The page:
• Sheena

Post-Christmas-pudding exercises with baby songs


This is a post we wrote for Hello Mums, a London-based baby-care and nursery staff site, which offers a really useful blog on all things to do with childcare. Find it at www.hellomums.co.uk

At a baby song session - maybe a Rhyme Time at the local library - you’ll have seen the energy toddlers give to joining in with actions and movement. Maybe you’ve had a baby on your knee and felt the urgency of their desire to take part - literally bouncing themselves in your arms or flapping their own little arms like wings.

I’ve seen so many mums and dads holding back from joining in. Maybe they’re feeling a bit too reluctant or self conscious, or just too plain tired to get up and get in there with the ‘baby’ songs. But, believe me, it’s a great work out! It’s an aerobic, weight-bearing, stretching, whole-body exercise. Even a short session is perfect for shrugging off the post-Christmas, sleep-deprived blues.

Here’s a little baby music workout to try at home. It begins with some stretching to warm you up, moves on to weight-bearing for arms and legs, whole body lifts, then some aerobic dancing to see you both happily collapsed on the sofa at the end, feeling well exercised. We’ve chosen rhymes, so you can just say the words, and songs with familiar tunes if you’d like to sing. The movements and actions are fine to use with babies who’ve arrived at the sturdy, knee-bouncing stage (from about 6 months) up to toddlers and under-five siblings who can do some or all of the actions themselves. Babies and toddlers love repetition – they’re better than a personal trainer for demanding more!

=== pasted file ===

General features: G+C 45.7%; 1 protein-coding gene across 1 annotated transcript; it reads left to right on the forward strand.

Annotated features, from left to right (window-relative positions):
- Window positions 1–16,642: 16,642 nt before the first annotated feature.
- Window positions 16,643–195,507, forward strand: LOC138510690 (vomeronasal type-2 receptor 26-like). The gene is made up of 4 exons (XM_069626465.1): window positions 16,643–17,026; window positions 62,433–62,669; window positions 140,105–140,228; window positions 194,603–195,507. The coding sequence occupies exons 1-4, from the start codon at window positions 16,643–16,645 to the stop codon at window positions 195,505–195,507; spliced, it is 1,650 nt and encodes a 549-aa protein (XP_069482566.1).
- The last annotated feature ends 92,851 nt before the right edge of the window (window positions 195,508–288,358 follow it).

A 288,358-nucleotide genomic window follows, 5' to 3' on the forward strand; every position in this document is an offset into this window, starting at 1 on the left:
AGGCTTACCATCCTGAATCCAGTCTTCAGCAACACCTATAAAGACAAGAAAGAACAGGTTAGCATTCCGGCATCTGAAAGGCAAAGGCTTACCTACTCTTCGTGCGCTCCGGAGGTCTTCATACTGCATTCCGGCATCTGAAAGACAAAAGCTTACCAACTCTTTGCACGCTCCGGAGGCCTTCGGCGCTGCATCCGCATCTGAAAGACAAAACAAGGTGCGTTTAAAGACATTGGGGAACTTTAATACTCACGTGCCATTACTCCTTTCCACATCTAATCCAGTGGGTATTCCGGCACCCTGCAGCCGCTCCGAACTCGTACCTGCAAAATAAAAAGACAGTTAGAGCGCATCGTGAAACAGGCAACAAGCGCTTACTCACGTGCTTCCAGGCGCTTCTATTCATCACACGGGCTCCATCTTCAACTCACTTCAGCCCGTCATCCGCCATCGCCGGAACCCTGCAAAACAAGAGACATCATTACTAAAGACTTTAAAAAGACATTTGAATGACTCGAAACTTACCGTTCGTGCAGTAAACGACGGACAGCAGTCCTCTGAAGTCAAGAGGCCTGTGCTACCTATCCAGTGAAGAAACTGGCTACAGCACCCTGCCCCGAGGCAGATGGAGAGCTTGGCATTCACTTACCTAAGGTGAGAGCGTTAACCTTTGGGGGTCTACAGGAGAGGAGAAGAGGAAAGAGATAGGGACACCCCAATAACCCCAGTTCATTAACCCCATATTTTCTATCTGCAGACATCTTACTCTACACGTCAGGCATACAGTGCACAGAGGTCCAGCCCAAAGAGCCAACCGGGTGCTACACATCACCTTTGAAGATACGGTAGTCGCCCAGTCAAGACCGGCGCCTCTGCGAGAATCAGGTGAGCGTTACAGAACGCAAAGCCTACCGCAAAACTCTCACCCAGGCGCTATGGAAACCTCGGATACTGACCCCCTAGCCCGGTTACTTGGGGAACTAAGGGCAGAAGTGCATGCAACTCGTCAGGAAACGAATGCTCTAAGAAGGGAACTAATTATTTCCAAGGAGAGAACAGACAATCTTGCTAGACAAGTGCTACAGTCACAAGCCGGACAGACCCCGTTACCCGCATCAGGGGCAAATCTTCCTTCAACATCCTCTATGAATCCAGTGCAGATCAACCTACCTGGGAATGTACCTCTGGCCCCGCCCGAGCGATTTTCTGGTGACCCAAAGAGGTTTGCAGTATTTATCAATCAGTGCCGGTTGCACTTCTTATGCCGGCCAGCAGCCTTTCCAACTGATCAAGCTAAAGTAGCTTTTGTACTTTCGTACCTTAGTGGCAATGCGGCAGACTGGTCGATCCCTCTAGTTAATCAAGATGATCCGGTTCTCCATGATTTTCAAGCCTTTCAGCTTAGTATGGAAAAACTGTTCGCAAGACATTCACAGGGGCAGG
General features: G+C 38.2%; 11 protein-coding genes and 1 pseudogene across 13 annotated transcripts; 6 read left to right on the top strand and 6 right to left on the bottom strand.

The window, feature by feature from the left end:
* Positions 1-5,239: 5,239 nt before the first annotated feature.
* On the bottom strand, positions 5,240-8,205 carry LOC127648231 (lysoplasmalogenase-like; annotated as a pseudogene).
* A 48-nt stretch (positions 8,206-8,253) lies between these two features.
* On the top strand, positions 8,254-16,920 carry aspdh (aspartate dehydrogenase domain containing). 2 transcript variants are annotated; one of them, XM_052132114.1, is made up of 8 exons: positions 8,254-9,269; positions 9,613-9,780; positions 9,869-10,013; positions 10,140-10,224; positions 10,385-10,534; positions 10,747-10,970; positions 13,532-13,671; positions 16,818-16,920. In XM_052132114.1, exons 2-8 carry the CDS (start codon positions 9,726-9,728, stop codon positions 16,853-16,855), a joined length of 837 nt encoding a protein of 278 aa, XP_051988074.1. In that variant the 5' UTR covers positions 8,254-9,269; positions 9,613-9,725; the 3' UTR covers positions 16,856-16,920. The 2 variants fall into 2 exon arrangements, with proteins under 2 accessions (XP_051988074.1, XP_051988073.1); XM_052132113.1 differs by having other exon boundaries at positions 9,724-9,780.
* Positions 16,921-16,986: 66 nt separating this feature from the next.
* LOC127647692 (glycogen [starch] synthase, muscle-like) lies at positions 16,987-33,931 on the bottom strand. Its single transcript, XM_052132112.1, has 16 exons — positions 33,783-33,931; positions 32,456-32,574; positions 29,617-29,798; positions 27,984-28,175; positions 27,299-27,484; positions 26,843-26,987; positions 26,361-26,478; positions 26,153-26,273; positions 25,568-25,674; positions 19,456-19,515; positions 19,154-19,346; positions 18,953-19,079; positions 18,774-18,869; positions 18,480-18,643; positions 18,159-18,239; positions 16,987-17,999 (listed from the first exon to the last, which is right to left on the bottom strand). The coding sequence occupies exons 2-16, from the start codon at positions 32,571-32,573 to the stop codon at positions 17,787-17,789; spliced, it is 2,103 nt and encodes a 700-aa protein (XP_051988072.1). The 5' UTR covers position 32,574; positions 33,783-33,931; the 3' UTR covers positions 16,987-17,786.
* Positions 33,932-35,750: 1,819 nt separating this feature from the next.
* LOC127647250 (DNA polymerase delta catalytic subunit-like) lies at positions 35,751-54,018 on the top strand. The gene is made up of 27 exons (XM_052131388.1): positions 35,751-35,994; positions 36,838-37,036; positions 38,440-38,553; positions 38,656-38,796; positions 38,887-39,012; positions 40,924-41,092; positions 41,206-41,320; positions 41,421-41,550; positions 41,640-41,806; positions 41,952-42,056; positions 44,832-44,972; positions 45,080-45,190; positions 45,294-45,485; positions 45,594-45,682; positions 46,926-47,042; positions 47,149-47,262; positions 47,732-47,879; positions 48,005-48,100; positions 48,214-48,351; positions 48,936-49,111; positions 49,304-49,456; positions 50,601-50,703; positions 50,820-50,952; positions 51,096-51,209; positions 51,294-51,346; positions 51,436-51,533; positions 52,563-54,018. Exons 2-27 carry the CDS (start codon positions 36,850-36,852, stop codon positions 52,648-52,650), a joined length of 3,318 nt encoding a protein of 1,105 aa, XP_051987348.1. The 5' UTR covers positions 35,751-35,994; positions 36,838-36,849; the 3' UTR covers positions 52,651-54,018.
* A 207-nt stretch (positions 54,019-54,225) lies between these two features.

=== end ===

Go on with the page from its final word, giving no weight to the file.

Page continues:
Open shut them

Start with this little rhyme for some stretches to warm yourself up.

Lie baby on the floor and sit facing baby with your legs stretched to either side. Take baby’s hands in yours and open baby’s arms out wide, bringing hands back together in a clap at the end of each line:

Open shut them

Open shut them

Give a little clap.

Open shut them

Open shut them

Lay them in your lap.

Say the rhyme as often as baby enjoys the repeats and swap to holding feet and moving legs out to the sides then back to tap feet together. Now transfer the actions to your own body, as baby watches and tries to copy - or just has a gurgling laugh at you! Use big, wide full stretches of your arms out in front of you, above your head, twisting to the side. Roll onto your back, legs in the air to stretch them too. Keep your back long, shoulders wide and enjoy the connection with your muscles as you ease out the aches.

Mousey Brown

Start with baby again for this little tickler rhyme, then perform it for yourself as a whole-body stretch. As baby sits or lies on the floor, walk your fingers - the mouse - up from toes to the top of the head, blow on baby’s hair, then run fingers back down to tickle baby’s toes. Next, sit on your haunches in front of baby, then rise gradually all the way to tiptoes with arms stretched right above your head. Blow all the air out of your lungs with a whoosh and come down again into a squat to tickle baby’s toes.

Up the tall while candlestick

Went little Mousey Brown

He blew the candle out (Puff)

And then he ran right down!

When you’re warmed up, try Mousey Brown as a lift, for a more demanding exercise (see lifts below).

One to make ready

Ready for something harder? Give your arms some real work next.

This little rhyme is great for walking down the street when there are two adults and a toddler to swing between you, but it’s also great for some individual weight lifting. Sit baby on your knee, facing you. On ‘one', ‘two' and ‘three', lift her a little higher off your knee, then on ‘away’ lift her right up above your head:

One to make ready

Two to make steady

Three to prepare…

And AWAY goes the mare!

Father and Mother and Uncle Tom